MetroStage's final play of the 2012-2013 season is a witty, wry, enigmatic comedy by Michael Hollinger that muses on the process of writing, from the inception of idea to the choice of punctuation. A light-hearted homage to the novelist Henry James and his relationship with his typist, Theodora Bosanquet, Hollinger's "Ghost-Writer" is about a fictional writer, Franklin Woolsey (Paul Morella) who dies, but after his death, his typist, Myra Babbage (Susan Lynskey), continues to take dictation, writing in Woolsey's voice and style, to the confusion of all who knew the writer, particularly Woolsey's widow, Vivian (Helen Hedman).

The play, which takes place in 1919, begins with Myra recalling how her employer used to give her dictation as he stared out the window at the Queensboro Bridge. She recounts his various moods and silences and shows how she learned to accompany the writer on the typewriter as precisely as a pianist would accompany a singer. Theirs is a love story of the most unconventional, rarefied kind.

Much of the appeal of "Ghost-Writer" comes from the way it plays with notions of time. After establishing how she normally worked with the writer, Myra loops back to the first day she came to "audition" for him, typing his absurdly long, fast dictation. At the beginning of the play, Woolsey has a telephone. Not until midway through the play do we learn how Vivian made him get a telephone.

The cast at MetroStage is first-rate. Lynskey is generally prissy and prim as Myra, who insists that the writer follow her lead when it comes to punctuation; he can control the ideas. Yet when she is writing her own story, she becomes a totally different character, passionate and authoritative.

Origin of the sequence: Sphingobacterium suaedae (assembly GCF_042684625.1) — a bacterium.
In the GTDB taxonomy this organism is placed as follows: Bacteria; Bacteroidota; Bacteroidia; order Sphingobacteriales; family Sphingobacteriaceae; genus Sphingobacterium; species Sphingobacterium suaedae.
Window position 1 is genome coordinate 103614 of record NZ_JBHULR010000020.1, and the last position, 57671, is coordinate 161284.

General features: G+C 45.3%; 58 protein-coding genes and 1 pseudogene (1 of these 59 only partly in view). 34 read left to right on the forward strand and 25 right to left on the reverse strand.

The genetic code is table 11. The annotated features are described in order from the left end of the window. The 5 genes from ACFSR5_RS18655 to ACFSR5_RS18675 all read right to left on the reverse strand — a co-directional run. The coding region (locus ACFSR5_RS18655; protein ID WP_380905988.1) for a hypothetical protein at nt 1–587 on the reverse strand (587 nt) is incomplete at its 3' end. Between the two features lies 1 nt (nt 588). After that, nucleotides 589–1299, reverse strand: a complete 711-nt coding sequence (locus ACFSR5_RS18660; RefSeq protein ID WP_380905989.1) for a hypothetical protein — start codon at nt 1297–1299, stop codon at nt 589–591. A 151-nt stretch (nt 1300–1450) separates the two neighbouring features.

» Where: MetroStage, 1201 North Royal St., Alexandria
» When: Through June 2
» Info: $48 to $55; 800-494-8497;

Morella is equally engaging in a split role: controlled and remote in the first part of the play; open and engaged when he becomes a character in the world Myra imagines. Hedman plays Vivian as an elegant woman -- superficial, vain and spectacularly jealous.

John Vreeke keeps the action moving swiftly and intelligently on Jane Fink's clean set, which shows the writer's unadorned study with the typist's desk downstage, a comfortable armchair, a freestanding Victrola and two large windows looking out at the looming Queensboro Bridge.

Ivania Stack's costumes include a three-piece suit for the writer, luxurious silk dresses for his wife and a plain white cotton blouse and long brown skirt for the typist. Sound designer Robert Garner has created marvelous rolling thunder to accompany a threatening storm throughout the play.

"Ghost-Writer" is a piquant, whimsical gem and MetroStage has given it all the polish such a jewel deserves.